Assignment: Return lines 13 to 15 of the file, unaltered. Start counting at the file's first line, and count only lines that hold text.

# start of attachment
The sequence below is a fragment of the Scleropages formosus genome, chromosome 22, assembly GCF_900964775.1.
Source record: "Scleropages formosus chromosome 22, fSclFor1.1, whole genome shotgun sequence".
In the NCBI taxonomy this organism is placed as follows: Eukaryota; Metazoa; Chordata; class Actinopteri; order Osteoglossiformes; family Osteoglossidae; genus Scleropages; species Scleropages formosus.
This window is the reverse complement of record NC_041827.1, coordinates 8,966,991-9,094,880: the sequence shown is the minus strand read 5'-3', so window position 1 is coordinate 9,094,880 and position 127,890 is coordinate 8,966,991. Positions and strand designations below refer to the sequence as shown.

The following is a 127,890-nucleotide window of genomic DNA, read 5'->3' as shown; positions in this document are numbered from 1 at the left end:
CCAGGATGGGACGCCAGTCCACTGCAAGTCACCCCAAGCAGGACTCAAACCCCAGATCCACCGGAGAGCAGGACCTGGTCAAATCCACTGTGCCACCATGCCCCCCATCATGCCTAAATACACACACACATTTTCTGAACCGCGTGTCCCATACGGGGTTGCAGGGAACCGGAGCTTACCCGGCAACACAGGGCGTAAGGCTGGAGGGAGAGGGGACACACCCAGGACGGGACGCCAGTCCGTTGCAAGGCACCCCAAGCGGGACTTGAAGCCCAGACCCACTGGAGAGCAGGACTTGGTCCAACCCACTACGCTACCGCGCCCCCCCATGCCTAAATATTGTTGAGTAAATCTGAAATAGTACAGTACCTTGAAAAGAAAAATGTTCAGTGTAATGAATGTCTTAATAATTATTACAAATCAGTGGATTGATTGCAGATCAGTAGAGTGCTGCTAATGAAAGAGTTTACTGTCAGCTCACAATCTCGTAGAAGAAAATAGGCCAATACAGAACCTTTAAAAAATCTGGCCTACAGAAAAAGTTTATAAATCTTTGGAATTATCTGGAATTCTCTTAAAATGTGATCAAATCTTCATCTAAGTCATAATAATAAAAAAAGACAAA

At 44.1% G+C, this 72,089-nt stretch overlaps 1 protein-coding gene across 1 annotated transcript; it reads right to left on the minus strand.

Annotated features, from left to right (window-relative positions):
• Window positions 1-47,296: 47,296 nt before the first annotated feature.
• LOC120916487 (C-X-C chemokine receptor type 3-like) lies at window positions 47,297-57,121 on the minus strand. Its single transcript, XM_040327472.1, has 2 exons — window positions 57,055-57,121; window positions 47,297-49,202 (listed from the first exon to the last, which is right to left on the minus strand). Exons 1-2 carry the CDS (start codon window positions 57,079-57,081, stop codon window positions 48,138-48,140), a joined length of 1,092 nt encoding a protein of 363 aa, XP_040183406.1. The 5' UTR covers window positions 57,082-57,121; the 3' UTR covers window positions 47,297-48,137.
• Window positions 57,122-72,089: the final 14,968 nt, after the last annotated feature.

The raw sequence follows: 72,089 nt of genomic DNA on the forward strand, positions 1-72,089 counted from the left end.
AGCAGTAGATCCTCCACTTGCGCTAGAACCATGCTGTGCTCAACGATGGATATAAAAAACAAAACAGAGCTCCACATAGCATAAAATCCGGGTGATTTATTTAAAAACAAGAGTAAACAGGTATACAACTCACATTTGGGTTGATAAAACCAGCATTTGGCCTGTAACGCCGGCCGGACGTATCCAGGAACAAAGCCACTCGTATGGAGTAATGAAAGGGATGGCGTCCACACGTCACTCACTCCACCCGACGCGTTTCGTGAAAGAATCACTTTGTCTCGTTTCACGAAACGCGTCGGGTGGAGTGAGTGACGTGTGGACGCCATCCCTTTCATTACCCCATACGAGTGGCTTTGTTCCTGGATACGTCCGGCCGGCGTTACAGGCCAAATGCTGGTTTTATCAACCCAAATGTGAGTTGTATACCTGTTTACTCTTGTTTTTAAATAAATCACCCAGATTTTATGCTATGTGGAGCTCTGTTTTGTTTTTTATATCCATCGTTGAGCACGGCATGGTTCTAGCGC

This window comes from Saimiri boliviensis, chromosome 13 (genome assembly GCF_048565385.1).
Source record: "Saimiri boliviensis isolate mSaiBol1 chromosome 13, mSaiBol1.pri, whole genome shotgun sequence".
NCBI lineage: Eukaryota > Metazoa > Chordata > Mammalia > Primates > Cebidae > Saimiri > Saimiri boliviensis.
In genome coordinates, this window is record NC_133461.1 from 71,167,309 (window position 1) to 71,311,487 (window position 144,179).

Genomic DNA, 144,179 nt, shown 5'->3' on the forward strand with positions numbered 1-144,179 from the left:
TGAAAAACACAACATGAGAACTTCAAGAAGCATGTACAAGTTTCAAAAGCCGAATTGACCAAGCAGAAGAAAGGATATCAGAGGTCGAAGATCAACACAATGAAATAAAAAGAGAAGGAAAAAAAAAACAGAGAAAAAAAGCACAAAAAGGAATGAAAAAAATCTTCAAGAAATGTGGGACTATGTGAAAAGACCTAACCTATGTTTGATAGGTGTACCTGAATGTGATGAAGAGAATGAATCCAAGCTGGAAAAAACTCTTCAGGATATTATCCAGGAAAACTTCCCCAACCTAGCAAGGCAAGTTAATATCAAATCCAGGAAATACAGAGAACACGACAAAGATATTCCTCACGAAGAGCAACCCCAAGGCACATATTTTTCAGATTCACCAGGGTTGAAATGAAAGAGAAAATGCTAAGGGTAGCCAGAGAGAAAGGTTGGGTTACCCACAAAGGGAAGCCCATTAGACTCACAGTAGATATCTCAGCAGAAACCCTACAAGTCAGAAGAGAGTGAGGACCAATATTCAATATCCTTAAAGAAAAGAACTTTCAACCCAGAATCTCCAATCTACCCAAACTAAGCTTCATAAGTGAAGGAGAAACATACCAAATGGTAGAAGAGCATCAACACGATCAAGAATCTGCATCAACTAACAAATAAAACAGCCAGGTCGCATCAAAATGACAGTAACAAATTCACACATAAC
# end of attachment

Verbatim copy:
AGCAGTAGATCCTCCACTTGCGCTAGAACCATGCTGTGCTCAACGATGGATATAAAAAACAAAACAGAGCTCCACATAGCATAAAATCCGGGTGATTTATTTAAAAACAAGAGTAAACAGGTATACAACTCACATTTGGGTTGATAAAACCAGCATTTGGCCTGTAACGCCGGCCGGACGTATCCAGGAACAAAGCCACTCGTATGGAGTAATGAAAGGGATGGCGTCCACACGTCACTCACTCCACCCGACGCGTTTCGTGAAAGAATCACTTTGTCTCGTTTCACGAAACGCGTCGGGTGGAGTGAGTGACGTGTGGACGCCATCCCTTTCATTACCCCATACGAGTGGCTTTGTTCCTGGATACGTCCGGCCGGCGTTACAGGCCAAATGCTGGTTTTATCAACCCAAATGTGAGTTGTATACCTGTTTACTCTTGTTTTTAAATAAATCACCCAGATTTTATGCTATGTGGAGCTCTGTTTTGTTTTTTATATCCATCGTTGAGCACGGCATGGTTCTAGCGC

This window comes from Saimiri boliviensis, chromosome 13 (genome assembly GCF_048565385.1).
Source record: "Saimiri boliviensis isolate mSaiBol1 chromosome 13, mSaiBol1.pri, whole genome shotgun sequence".